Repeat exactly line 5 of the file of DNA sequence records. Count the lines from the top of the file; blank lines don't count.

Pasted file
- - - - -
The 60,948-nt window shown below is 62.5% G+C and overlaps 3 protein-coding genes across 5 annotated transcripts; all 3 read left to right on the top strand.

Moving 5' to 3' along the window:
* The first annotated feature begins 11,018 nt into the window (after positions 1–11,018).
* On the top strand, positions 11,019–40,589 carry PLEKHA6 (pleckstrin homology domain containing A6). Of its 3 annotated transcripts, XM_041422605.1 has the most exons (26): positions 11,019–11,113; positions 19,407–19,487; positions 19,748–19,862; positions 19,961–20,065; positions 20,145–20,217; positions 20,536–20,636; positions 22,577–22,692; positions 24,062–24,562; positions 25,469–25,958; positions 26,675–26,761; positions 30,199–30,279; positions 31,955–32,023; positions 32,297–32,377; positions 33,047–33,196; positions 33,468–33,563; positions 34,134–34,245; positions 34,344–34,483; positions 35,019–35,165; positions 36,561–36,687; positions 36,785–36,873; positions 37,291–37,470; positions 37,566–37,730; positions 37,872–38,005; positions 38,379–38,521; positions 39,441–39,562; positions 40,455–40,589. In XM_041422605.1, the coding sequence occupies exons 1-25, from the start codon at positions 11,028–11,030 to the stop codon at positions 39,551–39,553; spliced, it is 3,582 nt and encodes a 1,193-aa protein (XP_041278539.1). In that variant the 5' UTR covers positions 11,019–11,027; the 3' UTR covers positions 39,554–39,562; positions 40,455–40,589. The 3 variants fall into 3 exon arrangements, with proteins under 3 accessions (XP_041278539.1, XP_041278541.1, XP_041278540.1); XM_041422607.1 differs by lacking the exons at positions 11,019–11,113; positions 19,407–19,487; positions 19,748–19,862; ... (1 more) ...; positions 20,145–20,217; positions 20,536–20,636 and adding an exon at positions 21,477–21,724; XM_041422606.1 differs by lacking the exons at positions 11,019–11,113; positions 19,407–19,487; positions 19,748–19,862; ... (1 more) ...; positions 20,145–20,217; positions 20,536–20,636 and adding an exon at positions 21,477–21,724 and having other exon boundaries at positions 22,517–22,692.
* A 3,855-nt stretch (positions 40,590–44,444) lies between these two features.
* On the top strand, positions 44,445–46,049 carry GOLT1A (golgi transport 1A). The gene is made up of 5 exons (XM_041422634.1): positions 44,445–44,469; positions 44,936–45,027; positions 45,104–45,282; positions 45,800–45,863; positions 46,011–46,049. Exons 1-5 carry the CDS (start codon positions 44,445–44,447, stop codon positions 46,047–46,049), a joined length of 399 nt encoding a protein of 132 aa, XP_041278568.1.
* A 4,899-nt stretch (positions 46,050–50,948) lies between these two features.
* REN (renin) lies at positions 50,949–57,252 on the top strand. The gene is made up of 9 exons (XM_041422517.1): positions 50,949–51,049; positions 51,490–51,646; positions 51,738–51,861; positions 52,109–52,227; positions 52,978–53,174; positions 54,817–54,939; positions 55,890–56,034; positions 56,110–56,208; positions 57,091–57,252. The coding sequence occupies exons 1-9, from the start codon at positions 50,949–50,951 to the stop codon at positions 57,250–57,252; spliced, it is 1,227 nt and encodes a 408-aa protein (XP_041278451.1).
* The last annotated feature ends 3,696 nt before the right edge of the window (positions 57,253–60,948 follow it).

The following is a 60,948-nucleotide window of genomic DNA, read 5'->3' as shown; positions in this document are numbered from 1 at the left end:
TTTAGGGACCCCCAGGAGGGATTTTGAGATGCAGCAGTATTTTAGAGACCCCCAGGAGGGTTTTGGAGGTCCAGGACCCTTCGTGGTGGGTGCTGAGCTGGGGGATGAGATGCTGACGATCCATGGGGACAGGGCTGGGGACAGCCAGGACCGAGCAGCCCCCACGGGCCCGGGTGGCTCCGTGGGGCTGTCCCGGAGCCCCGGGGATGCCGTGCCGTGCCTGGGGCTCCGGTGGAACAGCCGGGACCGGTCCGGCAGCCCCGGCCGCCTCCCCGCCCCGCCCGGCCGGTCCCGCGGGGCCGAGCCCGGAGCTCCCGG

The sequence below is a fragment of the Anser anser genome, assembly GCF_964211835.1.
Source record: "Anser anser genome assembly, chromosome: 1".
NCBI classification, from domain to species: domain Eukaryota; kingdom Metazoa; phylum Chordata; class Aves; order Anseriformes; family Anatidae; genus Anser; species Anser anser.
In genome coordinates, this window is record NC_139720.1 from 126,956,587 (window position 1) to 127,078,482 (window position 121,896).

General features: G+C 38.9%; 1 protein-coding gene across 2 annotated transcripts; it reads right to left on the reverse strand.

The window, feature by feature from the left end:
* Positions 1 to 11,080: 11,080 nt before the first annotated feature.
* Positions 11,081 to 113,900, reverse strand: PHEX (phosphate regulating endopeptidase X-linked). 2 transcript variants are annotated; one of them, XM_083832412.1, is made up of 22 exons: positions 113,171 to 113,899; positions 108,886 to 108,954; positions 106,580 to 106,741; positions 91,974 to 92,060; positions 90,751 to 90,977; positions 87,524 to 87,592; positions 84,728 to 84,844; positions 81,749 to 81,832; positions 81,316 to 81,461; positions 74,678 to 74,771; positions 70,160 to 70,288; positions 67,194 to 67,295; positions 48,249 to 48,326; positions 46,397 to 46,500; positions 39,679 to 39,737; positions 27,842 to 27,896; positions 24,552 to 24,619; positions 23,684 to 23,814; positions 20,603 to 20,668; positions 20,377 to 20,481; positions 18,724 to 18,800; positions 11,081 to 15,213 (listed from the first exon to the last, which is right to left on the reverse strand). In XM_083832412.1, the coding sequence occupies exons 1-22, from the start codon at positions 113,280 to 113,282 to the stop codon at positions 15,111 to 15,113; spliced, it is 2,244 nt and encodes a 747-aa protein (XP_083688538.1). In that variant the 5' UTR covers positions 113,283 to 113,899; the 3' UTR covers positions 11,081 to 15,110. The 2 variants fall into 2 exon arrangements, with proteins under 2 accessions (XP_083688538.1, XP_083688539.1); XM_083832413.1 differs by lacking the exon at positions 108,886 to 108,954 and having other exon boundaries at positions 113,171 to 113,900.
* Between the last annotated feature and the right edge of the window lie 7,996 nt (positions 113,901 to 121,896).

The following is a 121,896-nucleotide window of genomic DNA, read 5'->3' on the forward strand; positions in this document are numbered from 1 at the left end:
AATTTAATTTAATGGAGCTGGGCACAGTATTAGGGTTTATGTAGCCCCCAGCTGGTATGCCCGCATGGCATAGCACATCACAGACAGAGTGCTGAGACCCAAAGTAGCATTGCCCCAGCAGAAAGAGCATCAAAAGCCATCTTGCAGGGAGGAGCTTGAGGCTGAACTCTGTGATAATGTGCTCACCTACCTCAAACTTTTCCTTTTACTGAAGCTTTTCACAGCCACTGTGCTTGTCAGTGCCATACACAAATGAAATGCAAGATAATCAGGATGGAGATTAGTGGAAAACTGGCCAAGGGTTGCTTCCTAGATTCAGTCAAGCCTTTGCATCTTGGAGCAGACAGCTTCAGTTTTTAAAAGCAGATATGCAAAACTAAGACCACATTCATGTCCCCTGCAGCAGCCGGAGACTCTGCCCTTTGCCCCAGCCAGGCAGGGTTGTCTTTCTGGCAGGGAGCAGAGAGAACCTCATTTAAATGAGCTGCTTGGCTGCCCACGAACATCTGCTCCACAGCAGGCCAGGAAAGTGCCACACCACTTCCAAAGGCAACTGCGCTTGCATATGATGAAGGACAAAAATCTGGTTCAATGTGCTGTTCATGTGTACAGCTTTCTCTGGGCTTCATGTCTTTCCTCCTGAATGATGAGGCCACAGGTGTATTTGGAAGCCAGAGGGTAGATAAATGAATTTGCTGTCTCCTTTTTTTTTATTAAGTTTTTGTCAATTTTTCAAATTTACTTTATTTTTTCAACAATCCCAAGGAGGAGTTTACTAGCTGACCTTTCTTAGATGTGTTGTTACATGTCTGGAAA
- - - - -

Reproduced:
* A 3,855-nt stretch (positions 40,590–44,444) lies between these two features.